The Twinkle of Emotional Feeling: Where It Comes From?
In a daily body-to-body interaction, emotional expressions play a vital role in creating social linkages, producing cultural exchanges, influencing relationships and communicating experiences. Emotional information is transmitted and perceived simultaneously through verbal (the semantic content of a message) and nonverbal (facial expressions, vocal expressions, gestures, paralinguistic information) communicative tools and contacts and interactions are highly affected by the way this information is communicated/perceived by/from the addresser/addressee. Therefore, research devoted to the understanding of the relationship between verbal and non-verbal communication modes, and to investigating the perceptual and cognitive processes involved in the perception of emotional states, as well as the role played by communication impairments in their recognition is particularly relevant in the field of Human-Human and Human-Computer Interaction both for build up and harden human relationships and for developing friendly and emotionally colored assistive technologies.
A long research tradition has tended to investigate emotions and related perceptual cues to infer them, through separate investigations into the three fundamental expressive domains involved in their communication, i.e. facial expressions, speech and body movements.
Whatever was the exploited domain, the data reported in literature always referred to static facial expressions, static postures, that contrast with vocal stimuli since they are naturally dynamic. In addition, in daily experience, also emotional facial expressions and gestures vary along time, since emotional states are intrinsically dynamic processes.
Is the dynamic visual information still emotionally richer than the auditory one? A recent study comparing the power of visual and auditory channels in conveying emotional information exploiting dynamism in facial as in vocal expressions has been made through the definition and constitution of a cross-modal and cross-cultural database constituted by dynamic verbal and non-verbal (gaze, facial expressions, and gestures) data and the definition of psychological experiments aimed to portray the underlying meta-structure of the affective communication (Esposito 2009, 2007). Such a database (Esposito et al. 2009, Esposito & Riviello 2010) allowed to characterize the emotional dynamic features of some basic emotions transmitted dynamically by the visual and auditory channels considered either singularly or in combination, with the aim to establish if there is a preferential channel for perceiving an emotional state, and if this preference depends on the perceptual mode and/or on the cultural context. To this aim, a series of perceptual experiments for evaluating the subjective perception of emotional states, exploiting video and audio stimuli extracted from Italian and American English movies, were conducted on Italian and American English subjects (Esposito, 2009; Esposito & Riviello in progress).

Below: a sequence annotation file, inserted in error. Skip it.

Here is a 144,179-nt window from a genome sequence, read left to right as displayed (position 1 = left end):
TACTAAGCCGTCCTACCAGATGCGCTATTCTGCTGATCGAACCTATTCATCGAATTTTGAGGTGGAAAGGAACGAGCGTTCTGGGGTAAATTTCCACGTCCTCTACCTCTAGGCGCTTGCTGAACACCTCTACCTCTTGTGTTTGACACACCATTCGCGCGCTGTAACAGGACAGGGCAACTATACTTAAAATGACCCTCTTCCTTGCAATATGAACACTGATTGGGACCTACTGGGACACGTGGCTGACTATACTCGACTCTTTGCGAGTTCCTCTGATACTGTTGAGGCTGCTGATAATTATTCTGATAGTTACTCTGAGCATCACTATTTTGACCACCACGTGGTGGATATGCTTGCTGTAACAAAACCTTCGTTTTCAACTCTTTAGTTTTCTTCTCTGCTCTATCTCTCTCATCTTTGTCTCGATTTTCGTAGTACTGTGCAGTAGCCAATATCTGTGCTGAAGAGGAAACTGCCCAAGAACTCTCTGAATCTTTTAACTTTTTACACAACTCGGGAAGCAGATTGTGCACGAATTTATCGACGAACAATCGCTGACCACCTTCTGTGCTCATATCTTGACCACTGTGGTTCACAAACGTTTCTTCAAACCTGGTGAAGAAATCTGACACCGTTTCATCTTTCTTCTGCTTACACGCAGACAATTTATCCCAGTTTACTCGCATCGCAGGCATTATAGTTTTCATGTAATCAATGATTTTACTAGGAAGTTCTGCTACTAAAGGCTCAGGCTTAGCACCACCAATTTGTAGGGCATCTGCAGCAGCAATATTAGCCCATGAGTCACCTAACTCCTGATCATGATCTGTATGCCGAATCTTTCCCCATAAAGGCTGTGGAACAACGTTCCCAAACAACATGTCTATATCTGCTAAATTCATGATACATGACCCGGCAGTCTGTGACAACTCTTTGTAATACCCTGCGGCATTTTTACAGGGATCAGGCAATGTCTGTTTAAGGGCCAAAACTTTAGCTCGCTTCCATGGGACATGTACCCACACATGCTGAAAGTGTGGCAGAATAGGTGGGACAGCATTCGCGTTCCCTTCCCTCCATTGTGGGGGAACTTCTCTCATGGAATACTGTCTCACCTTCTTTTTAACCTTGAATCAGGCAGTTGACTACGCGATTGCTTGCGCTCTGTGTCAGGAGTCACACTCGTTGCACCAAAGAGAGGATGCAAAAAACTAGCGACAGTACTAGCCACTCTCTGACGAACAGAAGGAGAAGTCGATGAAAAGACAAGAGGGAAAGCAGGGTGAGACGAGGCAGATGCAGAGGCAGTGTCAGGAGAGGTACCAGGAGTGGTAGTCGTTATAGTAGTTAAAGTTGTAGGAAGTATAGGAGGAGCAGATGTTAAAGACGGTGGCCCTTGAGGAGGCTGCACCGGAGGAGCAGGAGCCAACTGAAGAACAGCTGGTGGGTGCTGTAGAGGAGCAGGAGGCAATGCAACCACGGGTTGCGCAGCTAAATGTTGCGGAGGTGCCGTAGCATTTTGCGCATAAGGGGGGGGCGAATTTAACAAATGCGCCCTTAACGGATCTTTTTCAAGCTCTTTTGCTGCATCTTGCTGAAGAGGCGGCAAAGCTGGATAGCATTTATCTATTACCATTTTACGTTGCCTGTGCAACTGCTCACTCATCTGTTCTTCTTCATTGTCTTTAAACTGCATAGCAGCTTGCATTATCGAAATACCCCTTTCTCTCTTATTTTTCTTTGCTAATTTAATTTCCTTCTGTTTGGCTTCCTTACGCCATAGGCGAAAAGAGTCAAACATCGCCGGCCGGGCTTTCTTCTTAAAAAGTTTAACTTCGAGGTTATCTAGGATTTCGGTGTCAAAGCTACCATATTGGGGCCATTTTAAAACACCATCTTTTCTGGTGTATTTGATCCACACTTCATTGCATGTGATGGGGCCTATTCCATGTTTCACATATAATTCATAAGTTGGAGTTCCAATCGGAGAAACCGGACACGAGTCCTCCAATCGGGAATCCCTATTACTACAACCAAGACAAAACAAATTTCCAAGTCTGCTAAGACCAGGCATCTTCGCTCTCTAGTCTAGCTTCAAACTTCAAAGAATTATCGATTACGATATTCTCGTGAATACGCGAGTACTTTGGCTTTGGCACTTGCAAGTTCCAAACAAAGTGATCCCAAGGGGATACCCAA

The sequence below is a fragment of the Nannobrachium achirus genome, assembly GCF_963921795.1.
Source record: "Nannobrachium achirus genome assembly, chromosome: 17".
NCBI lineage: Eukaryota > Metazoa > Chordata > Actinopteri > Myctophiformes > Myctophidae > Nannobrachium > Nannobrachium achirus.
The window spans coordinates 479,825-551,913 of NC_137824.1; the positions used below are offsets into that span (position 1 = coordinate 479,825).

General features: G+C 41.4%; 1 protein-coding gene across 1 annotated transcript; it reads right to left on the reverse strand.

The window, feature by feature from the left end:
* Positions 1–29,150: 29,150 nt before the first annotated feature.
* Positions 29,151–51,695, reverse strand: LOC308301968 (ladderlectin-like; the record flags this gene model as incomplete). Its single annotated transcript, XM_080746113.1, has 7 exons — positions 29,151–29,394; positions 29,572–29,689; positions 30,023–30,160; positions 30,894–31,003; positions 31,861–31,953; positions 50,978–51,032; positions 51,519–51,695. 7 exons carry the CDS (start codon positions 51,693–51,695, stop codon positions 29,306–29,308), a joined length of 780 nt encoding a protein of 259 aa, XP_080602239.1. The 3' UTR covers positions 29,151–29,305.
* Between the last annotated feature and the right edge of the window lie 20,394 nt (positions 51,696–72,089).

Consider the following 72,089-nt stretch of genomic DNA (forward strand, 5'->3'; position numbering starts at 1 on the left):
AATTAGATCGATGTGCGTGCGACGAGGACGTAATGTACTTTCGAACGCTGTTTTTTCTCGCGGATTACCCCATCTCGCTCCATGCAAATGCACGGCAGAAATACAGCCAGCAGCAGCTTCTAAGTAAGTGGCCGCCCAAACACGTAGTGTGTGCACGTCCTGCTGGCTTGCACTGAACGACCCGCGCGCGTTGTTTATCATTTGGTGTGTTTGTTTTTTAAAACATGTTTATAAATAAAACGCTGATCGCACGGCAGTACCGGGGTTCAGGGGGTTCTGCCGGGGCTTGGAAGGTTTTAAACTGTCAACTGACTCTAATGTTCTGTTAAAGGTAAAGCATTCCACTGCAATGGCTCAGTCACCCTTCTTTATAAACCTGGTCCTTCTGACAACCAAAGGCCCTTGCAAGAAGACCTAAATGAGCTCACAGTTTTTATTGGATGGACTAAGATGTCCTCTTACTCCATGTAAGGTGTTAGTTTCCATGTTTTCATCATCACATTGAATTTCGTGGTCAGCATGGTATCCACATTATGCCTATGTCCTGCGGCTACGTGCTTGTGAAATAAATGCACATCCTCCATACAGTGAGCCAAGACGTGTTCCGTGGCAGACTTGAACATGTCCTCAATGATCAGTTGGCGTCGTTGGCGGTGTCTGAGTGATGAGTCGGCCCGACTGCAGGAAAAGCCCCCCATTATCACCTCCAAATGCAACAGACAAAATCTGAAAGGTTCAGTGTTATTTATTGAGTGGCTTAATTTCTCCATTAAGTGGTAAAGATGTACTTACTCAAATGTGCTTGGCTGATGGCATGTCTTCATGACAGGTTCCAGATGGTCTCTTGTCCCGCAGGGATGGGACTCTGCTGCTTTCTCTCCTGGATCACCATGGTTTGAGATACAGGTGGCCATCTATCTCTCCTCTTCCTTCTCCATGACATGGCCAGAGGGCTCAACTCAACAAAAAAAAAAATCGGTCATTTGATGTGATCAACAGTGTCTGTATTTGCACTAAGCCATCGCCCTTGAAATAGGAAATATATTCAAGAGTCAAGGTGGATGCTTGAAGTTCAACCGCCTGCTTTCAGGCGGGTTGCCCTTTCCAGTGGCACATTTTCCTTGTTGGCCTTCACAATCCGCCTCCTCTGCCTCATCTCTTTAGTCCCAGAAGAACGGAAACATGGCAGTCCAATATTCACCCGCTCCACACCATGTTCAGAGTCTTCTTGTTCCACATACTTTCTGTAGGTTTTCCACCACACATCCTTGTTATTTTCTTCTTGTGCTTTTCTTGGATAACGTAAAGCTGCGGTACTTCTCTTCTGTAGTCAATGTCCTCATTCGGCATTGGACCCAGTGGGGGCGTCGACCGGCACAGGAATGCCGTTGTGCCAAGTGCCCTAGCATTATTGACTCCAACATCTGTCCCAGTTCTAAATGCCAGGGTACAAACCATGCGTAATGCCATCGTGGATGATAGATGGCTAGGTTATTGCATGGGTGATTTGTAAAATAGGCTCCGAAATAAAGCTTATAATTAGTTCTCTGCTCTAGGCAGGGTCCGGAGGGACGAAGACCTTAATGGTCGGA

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In a cross cultural perspective, the results of these experiments suggest the need of investigations on the role the multimodality might play in communicating emotional feelings considering instantiated forms of interactions since perception is a strongly non linear process highly affected by the context, the culture, the medium and the mode through which the emotion is expressed. The open questions are:
Does multimodality increase our ability to felt and perceive emotional feelings?
Is one channel (the voice for example) more powerful than another (e.g. the visual one)?
Does cultural specificity have an effect on how emotional feeling is perceived?
What is the role of language specificity in this context?
The author wants to express her great appreciation to Dr. Maria Teresa Riviello for her collaboration, useful comments and suggestions.
Frau Prof. Dr. Anna Esposito
Department of Psychology, and IIASS, Italy
Second University of Naples
Mittwoch, 6. Juli 2011, 16 Uhr c.t.
Universität Ulm, N27, Raum 2.033 (Videoübertragung zur Otto-von-Guericke-Universität Magdeburg G26.1-010)